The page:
What is this?
You have a protagonist, but there’s not a whole lot they can do just on their own. They need supporting characters, friends and enemies. But the question for this article: how do you make a trio of leading characters who all have their own views and way of expression, while balancing one another out?
This isn’t so much a definitive guide on making great character combinations. This is just a little hack you can use to easily get a trio of incredible personalities.
In the study of persuasive writing (or the art of rhetoric in general) there’s a triad of ethical strategies: ethos, pathos and logos.
Ethos is giving argument by way of authority and credibility, being known and trusted. Pathos is the emotional argument, using what resonates with the audience, using emotion, or underlying values. And Logos is making argument by way of delivering facts and information.
Together, these form the basis of many arguments, adverts, even political speeches. They’re failsafes if the audience doesn’t get lured by one of the elements of persuasion.
The triangle of results
What use is this to you? It’s a combination of characters! An ethical person, an emotional person, a logical person. This structure is perfectly balanced, and can give you three leading characters with a strong dynamic between them. They’re able to bounce off one another, each showing independence and variation from the others, while still being similar and able to connect with the ideals of the group.
The ethical person, ethos, can be called the soul. They’d usually be in charge, holding the three together, since pathos and logos can quarrel on occasion. They’re there to keep the morality straight and true.
The logical person, the logos, can be called the mind. They’re usually more socially introverted, as opposed to the other two; a holder of much of the information the other two rely on, lending reason and good judgement to the decisions of the three.
And the emotion of the three, the pathos, can be called the heart. They’re passionate and empathetic with what they see around them. They’re ethical, trying to do what’s right even if it’s against logic at times.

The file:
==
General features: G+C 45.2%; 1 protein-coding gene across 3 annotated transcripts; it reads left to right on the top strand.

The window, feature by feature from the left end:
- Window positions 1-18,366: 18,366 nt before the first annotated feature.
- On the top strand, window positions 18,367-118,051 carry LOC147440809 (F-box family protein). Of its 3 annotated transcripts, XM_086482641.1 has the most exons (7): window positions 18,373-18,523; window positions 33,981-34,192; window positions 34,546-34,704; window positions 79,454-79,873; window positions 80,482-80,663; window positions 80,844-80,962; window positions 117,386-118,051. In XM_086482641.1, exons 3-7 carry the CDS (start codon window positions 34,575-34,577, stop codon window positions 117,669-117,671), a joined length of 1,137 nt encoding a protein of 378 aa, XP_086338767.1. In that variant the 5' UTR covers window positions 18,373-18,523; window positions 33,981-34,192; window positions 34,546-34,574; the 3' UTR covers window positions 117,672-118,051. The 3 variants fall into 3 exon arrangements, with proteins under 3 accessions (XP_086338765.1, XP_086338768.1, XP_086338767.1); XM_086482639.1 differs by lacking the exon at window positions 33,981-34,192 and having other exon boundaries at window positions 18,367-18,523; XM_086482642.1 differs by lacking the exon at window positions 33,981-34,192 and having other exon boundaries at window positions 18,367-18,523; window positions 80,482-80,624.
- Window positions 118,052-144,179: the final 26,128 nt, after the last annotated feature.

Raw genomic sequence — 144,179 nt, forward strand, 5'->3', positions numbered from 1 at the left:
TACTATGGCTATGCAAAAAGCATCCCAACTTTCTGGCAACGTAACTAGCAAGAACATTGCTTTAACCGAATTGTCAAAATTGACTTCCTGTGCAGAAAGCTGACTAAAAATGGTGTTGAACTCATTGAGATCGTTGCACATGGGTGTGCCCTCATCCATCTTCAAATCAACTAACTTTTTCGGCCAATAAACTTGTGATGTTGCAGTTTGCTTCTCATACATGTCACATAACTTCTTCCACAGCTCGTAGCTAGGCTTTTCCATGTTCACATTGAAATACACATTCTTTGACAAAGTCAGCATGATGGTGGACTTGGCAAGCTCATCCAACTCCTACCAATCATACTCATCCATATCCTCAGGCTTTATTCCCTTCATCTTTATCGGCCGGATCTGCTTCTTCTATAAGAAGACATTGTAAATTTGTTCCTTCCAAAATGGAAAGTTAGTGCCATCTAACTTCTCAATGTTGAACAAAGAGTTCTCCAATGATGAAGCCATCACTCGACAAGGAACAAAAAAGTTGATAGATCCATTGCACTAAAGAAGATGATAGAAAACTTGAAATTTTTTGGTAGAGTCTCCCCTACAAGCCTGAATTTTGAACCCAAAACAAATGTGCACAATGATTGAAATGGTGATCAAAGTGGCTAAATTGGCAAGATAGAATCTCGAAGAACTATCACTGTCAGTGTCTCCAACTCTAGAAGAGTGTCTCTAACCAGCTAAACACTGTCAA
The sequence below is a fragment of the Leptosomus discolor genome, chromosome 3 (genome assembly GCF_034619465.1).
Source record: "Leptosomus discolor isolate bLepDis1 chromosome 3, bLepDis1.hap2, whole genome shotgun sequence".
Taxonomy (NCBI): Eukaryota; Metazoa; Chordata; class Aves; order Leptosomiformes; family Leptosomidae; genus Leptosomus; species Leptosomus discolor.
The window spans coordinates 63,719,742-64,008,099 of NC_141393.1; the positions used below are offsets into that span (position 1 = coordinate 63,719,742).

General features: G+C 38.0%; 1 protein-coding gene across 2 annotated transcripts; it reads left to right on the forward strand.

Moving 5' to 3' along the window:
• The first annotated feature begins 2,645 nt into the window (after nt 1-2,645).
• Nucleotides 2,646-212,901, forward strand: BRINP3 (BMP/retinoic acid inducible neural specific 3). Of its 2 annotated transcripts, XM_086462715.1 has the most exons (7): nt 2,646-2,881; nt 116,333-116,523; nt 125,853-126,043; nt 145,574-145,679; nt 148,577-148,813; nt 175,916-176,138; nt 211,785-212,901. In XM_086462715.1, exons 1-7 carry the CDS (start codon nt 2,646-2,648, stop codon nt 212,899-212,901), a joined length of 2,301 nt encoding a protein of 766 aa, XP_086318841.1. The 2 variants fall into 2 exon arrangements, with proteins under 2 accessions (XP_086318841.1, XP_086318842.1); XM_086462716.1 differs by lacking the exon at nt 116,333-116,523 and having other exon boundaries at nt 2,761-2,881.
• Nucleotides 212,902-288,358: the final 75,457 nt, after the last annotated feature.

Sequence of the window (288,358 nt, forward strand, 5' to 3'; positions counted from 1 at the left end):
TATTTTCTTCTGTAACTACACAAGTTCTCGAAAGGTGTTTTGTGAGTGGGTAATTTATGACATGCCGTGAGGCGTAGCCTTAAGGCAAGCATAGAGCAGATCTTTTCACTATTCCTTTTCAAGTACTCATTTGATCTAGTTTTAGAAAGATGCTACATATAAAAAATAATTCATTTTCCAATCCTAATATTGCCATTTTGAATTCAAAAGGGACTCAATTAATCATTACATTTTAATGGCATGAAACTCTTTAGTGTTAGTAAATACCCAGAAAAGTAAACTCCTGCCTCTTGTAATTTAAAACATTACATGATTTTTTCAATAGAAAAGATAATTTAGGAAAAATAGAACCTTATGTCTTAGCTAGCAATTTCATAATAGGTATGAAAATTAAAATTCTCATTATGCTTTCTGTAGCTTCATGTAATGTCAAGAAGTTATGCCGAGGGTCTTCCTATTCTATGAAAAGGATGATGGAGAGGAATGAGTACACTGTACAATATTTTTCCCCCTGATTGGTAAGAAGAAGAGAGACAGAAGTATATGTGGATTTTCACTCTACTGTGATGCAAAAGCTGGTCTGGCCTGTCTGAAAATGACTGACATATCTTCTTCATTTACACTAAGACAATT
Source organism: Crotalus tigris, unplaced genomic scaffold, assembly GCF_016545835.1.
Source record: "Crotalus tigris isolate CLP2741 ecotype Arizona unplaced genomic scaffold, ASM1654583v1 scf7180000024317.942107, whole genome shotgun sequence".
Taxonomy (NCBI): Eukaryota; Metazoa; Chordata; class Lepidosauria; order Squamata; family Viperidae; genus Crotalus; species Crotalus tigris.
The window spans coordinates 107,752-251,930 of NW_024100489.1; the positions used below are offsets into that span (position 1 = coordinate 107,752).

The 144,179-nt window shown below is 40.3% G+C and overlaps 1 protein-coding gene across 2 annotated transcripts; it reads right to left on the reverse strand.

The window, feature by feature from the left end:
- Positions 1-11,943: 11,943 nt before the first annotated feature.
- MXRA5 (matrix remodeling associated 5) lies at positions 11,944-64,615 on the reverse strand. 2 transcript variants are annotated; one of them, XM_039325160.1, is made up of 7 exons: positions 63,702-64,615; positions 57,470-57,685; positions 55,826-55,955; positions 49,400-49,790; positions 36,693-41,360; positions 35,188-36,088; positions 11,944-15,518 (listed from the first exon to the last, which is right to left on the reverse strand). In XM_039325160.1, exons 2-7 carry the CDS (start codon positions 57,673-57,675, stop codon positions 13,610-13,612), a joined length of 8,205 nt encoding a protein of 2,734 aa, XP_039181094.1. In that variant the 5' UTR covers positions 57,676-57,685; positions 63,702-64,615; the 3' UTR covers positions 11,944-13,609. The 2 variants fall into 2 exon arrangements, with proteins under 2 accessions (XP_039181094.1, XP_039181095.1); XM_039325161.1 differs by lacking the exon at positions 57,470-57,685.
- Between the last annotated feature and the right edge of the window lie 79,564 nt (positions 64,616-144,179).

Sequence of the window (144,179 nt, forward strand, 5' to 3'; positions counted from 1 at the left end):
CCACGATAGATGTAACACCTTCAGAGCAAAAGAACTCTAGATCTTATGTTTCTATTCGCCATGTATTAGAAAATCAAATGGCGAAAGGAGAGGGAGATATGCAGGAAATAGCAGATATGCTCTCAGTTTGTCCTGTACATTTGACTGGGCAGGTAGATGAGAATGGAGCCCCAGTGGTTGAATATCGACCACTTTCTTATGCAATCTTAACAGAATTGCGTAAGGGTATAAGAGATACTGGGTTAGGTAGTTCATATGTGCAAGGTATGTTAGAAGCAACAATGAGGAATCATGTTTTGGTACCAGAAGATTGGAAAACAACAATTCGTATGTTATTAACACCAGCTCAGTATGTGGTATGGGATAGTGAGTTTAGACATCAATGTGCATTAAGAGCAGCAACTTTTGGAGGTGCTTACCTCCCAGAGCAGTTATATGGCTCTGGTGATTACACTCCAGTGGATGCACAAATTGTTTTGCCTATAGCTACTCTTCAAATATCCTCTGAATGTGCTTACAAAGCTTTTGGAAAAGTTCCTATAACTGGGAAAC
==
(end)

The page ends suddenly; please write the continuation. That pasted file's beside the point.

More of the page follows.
So, that’s the system.
While I don’t doubt its effectiveness, it’s important to remember that simply throwing an Ethos, Pathos and Logos together won’t instantly create a strong dynamic of characters.
The way in which the three express their emotions, and the situations they’re thrown into, is what will create the dynamic and sense of friendship between them. They still need to have flaws, they still need to have fights.
This is just a way in which you can create a leading cast of three characters effectively, and dynamically.
It’s a trustworthy and successful system for creating powerful character dynamics. Take Kirk, Spock and McCoy from Star Trek; Harry, Ron and Hermione in Harry Potter; even Aragorn, Gimli and Legolas in Lord of the Rings.
Examples of such trio characters
In terms of who the protagonist is, the freedom of choice is still yours. As we said, usually the pathos is the leader of the three, and is the protagonist in turn, but any of them can take charge or be the character the story’s written through.
Also, the three don’t need to be together all the time. Some of the most interesting moments in the original Star Trek series is when Kirk, the group’s pathos, was not there, leaving logos and ethos to fight between themselves for what they both saw as right.
Lastly, they don’t even have to be friends, or even on the same side. They can respect or hate one another, the hate acting as a trigger of antagonism.
Any other ethos, pathos and logos character combos you know of? Let us know in the comments. And while you’re down there, be sure to subscribe to our newsletter if you want to see more of our hacks, since the syrup of sweet knowledge is a treat you can never overindulge.